Use a flashlight to stimulate baby's senses and strengthen muscles.
Encourage your child to cross his midline by moving a toy that he is reaching for.
Make a do-it-yourself meal by giving baby foods she can practice picking up herself.
Get out the pots and pans (and ear plugs) and watch your baby discover cause and effect by making noise.
Make faces in the mirror with your baby and name the emotion you’re showing.
Hide a musical toy for your baby and watch her search for it.
Hide your baby’s favorite stuffed animal under a blanket while she watches you.
Use this baby favorite to explore "object permanence."
Allowing your baby to play with toys and objects helps him begin to learn how things work and that objects have different shapes, colors and textures.
Hang a mirror at your child's level and talk to him about the image.
Show your baby that she can use tools to solve problems.
Help your baby learn about sizes by talking to him about objects around the house.
Help your baby build strong muscles and improve balance.
This activity hones your baby’s listening skills, and it will help her distinguish the difference between musical instruments later.
Playing finger or hand games helps your baby make logical connections between action and reaction.
Introduce your baby to the different parts of the body using a doll or stuffed animal.
Children around the world sing various words set to the tune of Twinkle, Twinkle, Little Star (including the Alphabet Song). Download this world-famous song from Scout’s online library and use the lyrics to help you do the finger play for your baby—soon she’ll be trying it too!
Understanding the sequence of the day and what comes next helps babies feel safe and secure. Try this activity with your baby to get your morning in motion.
Baths, books and lullabies are all useful bedtime routines. But sooner or later, your child will need to learn the techniques for soothing herself to sleep.
Play games with your baby to develop skills and build muscles.
From the time they are in the crib, boys and girls demonstrate differences in their learning styles. Discover these differences in learning styles and how to identify your own child’s preferred style of learning.
While it's uncertain whether listening to Mozart will increase your child’s IQ, early exposure and active involvement with music will increase your child’s "musical intelligence."
Babies develop quickly—the pace of their learning is truly amazing. This article provides an overview of the key areas of infant learning, broken down to help you understand your child's development process.
The early wiring of your baby’s brain sets the stage for future development. Here are some tips to enrich your child's early experiences.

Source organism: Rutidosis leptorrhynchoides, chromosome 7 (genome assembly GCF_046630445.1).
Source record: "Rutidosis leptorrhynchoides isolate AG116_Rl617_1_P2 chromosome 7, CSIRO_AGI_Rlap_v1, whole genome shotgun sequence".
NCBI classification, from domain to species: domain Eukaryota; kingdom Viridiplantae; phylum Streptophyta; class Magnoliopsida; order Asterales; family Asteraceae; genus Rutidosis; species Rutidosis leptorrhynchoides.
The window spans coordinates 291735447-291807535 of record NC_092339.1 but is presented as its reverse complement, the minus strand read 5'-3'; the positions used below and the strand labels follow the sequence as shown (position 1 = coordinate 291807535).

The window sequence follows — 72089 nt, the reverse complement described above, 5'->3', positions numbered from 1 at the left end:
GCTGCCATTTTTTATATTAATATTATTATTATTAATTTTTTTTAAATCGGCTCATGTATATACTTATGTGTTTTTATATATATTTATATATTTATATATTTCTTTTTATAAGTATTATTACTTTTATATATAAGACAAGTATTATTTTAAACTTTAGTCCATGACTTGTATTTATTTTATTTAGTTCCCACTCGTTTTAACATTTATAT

Use these criteria to help select a good toy for your child.
Here are some suggested tips for bedtime routines to help your child wind down at the end of the day.
At no other time in her life will your baby develop as quickly as she does now! You have a unique opportunity to influence her brain development and help her reach her full learning potential.
Though most parents are clued in to their child's physical and intellectual development, misconceptions prevail on their social and emotional milestones.
Babies learn through sight and touch. Help him explore by keeping the world within his grasp.
Set physical challenges for your baby to solve. It will also stimulate her cognitive development.
How do infants learn? By stimulation of the five senses.
Provide variety in your child’s life to promote brain growth.
Ease your baby's transition to bedtime.
Enrich your baby's observation skills with rotating visual experiences.
Find out why you should respect and treasure your child’s play, even if you don’t understand it.
Is the “oh-oh” game driving you crazy? Your baby genius is actually discovering Newton's 3rd Law of Motion.
This learning tip can be done anywhere to keep your baby busy—and busy learning.
Learn how to help your child build problem solving skills through playtime fun.
Is every animal your baby sees a doggie? She will quickly learn to discern differences and similarities.
Support your child as she begins to make sense of the world.
Help your baby develop a sense of sequence and establish routines.
This ubiquitous method of soothing babies (and most children!) tends to have repetitive words and melodies, making them easy to transmit from generation to generation.
Babies cry. What to do? Over the years, pediatricians have advocated various responses, including letting them just cry it out. Will picking your baby up when he cries spoil him?
Several decades ago, Jill and Peter de Villiers wrote a book on language acquisition that described interactions between mothers and their infants as a dance.
Your baby has been happy to be passed from grandma to your sister to the new sitter without much fuss. But, now, all of a sudden, she clings to you like there’s no tomorrow. What’s up?
Peek-a-boo engages and entertains babies while teaching them much about the world. Your baby learns to predict a regular pattern—that you’ll come back!
Tap out rhythms on your child's body as you listen to music together.
Let your baby play with her food!
Play develops creativity and language skills--and it's fun!
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